Former Tennessee running back Jabari Davis earned 278 carries, 1,266 yards, and 22 touchdowns during his career with the Volunteers from 2001-2004 under head coach Phillip Fulmer. As a result, Davis knows what it takes to be successful in the Southeastern Conference and he told Volunteer Roadshow that he sees a lot of what it takes in current Tennessee head coach Jeremy Pruitt — who is entering his third season in Knoxville.
Volunteer Roadshow was able to catch up with Davis to get his thoughts on the current state of affairs in Knoxville and Davis told us that he viewed Pruitt as an old fashioned, tough, throwback football coach.
During the exclusive interview, we asked Davis for his thoughts on Pruitt after his 2nd season at Tennessee. It was a season of highs and lows, featuring heartbreaking losses to Georgia State and BYU, but also ending the season on a high note, with a 6 game winning streak and a win over Indiana in the Taxslayer Gator Bowl. “Pruitt is an old school football guy, no gimmicks, he’s tough, and hard-nosed fundamentally,” said Davis. “He’s an Alabama, Nick Saban, type of coach. That’s who he learned a lot from. He’s a physical coach.” Davis continued, “He’s just old school, that’s what I like about him.”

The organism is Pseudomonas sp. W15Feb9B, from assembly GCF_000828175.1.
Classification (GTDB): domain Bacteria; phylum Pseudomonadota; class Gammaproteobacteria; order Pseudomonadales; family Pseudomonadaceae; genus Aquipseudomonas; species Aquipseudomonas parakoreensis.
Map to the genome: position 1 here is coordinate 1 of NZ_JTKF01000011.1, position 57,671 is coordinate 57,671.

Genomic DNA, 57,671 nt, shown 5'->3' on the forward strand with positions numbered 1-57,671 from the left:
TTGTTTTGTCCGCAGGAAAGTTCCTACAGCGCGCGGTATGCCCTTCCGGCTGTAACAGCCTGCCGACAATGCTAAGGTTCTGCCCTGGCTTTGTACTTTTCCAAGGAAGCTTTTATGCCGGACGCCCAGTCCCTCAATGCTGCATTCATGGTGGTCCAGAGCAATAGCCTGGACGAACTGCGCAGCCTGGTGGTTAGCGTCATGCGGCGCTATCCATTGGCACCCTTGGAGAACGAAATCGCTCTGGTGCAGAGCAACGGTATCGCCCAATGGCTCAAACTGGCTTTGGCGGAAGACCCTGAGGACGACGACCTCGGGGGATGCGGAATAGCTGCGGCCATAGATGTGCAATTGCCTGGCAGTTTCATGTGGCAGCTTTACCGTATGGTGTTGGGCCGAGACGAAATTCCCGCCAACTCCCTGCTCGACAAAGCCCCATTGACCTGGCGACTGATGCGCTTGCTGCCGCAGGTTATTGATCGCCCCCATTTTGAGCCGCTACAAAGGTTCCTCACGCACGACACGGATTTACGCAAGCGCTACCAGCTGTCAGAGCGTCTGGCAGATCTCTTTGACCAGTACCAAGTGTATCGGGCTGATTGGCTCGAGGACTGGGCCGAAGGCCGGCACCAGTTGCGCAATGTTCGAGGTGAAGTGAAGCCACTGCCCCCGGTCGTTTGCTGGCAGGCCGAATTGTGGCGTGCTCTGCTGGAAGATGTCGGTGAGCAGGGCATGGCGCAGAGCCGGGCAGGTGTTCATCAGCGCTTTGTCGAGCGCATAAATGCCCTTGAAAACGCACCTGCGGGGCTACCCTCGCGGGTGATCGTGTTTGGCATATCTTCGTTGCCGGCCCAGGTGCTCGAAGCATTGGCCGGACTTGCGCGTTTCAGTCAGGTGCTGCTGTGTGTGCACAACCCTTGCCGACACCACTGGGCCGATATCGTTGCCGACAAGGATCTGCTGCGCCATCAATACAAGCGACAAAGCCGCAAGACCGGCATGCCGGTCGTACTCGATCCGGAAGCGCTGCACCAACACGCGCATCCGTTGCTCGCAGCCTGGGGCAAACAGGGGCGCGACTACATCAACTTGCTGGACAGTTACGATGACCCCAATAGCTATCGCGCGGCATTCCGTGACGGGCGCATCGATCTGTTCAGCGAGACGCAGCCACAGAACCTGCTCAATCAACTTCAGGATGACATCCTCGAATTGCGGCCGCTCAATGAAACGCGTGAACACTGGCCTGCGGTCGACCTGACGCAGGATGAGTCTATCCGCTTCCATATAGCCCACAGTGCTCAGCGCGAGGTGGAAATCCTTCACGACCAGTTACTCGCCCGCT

Davis went on to state his admiration for how Pruitt focused only on football and avoided the use of gimmicks, “No cliches, no gimmicks, he’s not going to sell you in a press conference. He’s not going to blow you away with some great post-game speech, or pre-game speech, none of that stuff.” Davis continued, “When the game’s over he’ll just look at the scoreboard and that’ll tell you what happened on the field.”
Davis also touched on the similarities between his situation at Tennessee as a running back and the current situation in Knoxville. Davis played with fellow running backs Gerald Riggs and Cedric Houston, which provided depth at the position similar to what the Vols have now with Ty Chandler, Tim Jordan, and Eric Gray. “To be successful in this conference, you have to have two or three good backs. Backs wear down by that fourth or fifth if they’re constantly getting to rock twenty or thirty pairs a game. You need two or three guys that can help change the pace.”
Davis’ praise of Pruitt is certainly intriguing as he played for one of Tennessee’s best coaches of all time, Phillip Fulmer. To watch our full interview with former Tennessee running back Jabari Davis, in addition to many other interviews, click here.